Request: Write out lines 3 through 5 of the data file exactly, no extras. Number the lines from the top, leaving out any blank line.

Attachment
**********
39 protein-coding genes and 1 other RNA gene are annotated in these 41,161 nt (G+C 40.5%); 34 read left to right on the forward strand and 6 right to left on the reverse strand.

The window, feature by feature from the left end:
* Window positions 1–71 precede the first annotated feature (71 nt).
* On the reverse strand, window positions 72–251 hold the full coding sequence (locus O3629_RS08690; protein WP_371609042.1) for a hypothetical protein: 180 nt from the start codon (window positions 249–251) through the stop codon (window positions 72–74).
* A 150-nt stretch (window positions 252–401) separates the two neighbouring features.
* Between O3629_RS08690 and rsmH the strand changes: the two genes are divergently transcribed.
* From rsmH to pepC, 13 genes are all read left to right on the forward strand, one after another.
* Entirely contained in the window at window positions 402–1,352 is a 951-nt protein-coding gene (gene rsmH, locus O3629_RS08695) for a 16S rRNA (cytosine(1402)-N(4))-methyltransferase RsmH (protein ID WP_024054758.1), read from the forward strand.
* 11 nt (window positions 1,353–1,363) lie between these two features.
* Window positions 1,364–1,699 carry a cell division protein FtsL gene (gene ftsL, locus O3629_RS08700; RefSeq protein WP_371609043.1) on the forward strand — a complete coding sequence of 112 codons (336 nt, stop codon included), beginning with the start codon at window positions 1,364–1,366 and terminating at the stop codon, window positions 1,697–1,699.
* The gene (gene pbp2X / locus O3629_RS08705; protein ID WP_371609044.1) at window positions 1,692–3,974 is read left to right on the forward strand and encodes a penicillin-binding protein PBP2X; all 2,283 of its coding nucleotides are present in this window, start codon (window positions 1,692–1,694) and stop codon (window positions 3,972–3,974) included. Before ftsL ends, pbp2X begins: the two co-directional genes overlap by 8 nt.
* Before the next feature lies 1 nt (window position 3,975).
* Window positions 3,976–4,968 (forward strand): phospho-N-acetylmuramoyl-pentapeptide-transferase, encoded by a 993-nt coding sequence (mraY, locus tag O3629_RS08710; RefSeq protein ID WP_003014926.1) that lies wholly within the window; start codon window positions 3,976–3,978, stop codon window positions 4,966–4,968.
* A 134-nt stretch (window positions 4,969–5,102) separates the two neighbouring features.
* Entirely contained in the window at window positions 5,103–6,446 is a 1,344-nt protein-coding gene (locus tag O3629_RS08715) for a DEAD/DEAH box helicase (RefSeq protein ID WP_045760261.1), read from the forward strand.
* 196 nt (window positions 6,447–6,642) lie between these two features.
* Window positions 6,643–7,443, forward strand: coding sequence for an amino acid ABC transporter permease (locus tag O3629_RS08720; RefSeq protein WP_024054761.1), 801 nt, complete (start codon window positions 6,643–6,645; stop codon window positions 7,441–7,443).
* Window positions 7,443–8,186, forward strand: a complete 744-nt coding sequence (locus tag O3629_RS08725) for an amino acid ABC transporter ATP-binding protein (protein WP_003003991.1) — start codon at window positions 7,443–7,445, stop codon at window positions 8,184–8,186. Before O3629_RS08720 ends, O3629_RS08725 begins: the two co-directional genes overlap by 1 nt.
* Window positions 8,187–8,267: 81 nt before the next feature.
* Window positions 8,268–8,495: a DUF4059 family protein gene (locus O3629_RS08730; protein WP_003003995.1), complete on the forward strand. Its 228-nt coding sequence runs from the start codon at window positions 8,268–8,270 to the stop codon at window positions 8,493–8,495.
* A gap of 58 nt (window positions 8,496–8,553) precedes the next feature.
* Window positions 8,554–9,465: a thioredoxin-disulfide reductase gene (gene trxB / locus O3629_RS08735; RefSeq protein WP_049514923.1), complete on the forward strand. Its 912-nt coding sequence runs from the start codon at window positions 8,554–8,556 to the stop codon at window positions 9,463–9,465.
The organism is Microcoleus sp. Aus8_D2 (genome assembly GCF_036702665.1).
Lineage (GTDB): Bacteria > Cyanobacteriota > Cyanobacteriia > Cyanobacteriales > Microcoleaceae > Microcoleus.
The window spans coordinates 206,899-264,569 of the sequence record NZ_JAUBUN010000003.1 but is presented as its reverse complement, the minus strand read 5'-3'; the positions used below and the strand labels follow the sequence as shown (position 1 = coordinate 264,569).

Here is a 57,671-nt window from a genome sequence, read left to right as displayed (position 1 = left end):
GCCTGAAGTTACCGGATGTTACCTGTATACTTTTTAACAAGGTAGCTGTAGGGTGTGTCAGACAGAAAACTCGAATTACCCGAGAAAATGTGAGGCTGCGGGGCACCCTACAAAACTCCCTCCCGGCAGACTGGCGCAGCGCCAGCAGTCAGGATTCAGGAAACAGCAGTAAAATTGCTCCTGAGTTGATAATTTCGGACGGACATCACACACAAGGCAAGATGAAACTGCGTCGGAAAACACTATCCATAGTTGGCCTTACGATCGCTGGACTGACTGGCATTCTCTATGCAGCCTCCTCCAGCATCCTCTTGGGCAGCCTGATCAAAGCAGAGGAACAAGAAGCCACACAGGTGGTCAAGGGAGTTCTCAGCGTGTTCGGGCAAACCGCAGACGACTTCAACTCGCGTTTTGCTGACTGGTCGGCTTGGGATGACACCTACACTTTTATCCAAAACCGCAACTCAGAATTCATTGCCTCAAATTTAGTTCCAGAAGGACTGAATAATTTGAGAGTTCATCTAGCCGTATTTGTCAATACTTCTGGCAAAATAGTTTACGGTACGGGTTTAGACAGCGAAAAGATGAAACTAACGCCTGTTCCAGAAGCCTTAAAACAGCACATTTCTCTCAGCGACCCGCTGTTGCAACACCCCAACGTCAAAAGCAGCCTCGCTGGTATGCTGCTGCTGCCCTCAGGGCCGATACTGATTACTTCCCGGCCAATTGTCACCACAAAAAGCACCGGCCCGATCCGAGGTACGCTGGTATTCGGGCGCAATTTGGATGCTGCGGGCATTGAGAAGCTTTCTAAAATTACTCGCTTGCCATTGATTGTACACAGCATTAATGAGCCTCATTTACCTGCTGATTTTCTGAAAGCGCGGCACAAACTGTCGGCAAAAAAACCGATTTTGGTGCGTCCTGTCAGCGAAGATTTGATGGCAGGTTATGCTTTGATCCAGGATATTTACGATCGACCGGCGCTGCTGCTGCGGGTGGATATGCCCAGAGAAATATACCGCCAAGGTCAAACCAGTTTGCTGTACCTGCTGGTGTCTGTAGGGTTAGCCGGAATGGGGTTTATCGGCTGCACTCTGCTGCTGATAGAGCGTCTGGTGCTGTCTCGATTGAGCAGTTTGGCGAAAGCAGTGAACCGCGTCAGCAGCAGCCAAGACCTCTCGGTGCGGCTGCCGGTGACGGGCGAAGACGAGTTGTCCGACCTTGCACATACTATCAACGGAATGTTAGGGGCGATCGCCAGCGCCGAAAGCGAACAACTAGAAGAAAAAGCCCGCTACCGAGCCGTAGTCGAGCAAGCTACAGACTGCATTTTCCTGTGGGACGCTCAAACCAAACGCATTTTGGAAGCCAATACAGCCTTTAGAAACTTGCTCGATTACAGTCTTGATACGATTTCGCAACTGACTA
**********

* Window positions 1–71 precede the first annotated feature (71 nt).
* On the reverse strand, window positions 72–251 hold the full coding sequence (locus O3629_RS08690; protein WP_371609042.1) for a hypothetical protein: 180 nt from the start codon (window positions 249–251) through the stop codon (window positions 72–74).
* A 150-nt stretch (window positions 252–401) separates the two neighbouring features.